At the southern tip of Africa, Cape Town feels like the end of the world—and sometimes the weather acts the part. A prevailing southeastern wind, which can start howling in November, is sometimes called the Cape Doctor for the way it blows off pollution and humidity (a good thing). Remember, though, that it can also turn nasty: In 1936, Table Mountain staff were trapped for five days by raging gales.
On the plus side, these summer southeasters are caused by a high-pressure cell that hovers over Africa’s southern tip, bringing day after day of sun and temperatures around 79. On paper, winters (May through August) are mild—the climate here is considered mostly Mediterranean, so July ranges from 46 to 63 degrees—but it’s also when northwestern systems blow through and help the Mother City live up to another nickname, the Cape of Storms.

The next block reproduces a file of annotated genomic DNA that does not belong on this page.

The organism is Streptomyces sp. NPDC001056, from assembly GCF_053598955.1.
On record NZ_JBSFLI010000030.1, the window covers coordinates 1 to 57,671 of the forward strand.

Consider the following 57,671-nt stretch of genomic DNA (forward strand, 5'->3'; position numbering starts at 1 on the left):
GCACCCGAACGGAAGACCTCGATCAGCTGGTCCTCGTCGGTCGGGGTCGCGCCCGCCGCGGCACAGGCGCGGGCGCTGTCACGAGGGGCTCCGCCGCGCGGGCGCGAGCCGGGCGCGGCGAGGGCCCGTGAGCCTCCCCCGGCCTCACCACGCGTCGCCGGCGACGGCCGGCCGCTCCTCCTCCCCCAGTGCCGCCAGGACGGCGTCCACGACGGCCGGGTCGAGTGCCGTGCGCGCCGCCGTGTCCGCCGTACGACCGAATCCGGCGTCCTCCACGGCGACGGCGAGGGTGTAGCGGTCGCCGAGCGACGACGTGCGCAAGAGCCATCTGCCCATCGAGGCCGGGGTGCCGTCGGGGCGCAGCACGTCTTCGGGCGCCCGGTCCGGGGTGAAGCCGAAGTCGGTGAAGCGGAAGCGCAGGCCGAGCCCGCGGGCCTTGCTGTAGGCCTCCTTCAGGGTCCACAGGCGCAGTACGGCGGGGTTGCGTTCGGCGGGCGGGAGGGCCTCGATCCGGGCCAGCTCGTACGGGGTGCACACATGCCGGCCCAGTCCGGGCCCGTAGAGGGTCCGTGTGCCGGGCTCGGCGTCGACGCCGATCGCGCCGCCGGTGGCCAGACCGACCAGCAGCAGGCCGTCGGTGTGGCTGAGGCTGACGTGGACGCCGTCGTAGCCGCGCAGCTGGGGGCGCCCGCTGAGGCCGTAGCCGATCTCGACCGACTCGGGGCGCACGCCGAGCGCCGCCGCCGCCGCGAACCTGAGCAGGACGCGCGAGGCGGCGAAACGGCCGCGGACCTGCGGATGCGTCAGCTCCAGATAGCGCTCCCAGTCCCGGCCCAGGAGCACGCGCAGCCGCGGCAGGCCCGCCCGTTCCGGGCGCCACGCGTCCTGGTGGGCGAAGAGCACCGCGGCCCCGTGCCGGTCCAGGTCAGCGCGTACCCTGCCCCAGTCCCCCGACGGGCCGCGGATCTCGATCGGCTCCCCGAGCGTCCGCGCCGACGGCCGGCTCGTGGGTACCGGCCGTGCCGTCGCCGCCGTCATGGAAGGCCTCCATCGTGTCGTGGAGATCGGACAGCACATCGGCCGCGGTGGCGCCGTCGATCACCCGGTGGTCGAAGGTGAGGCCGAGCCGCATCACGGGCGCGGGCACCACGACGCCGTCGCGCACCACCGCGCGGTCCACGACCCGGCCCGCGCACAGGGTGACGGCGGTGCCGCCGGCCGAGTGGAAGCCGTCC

The best bet for beaches? Go early and leave by noon, before the wind picks up (and if you want to swim, avoid the Atlantic side—it’s too cold). June brings a huge swell to a wave called Dungeons, site of an annual international surfing competition; January is when to don a huge hat and place your bets in the J&B Met horse race. April’s Cape Town International Jazz Festival is the best time to hear Cape jazz, a hybrid with an African twist (but you can find performances all year-round). Make sure to check the happenings at the botanical gardens of Kirstenbosch—sunset concerts all summer, carols by candlelight in December (which, remember, is summer too).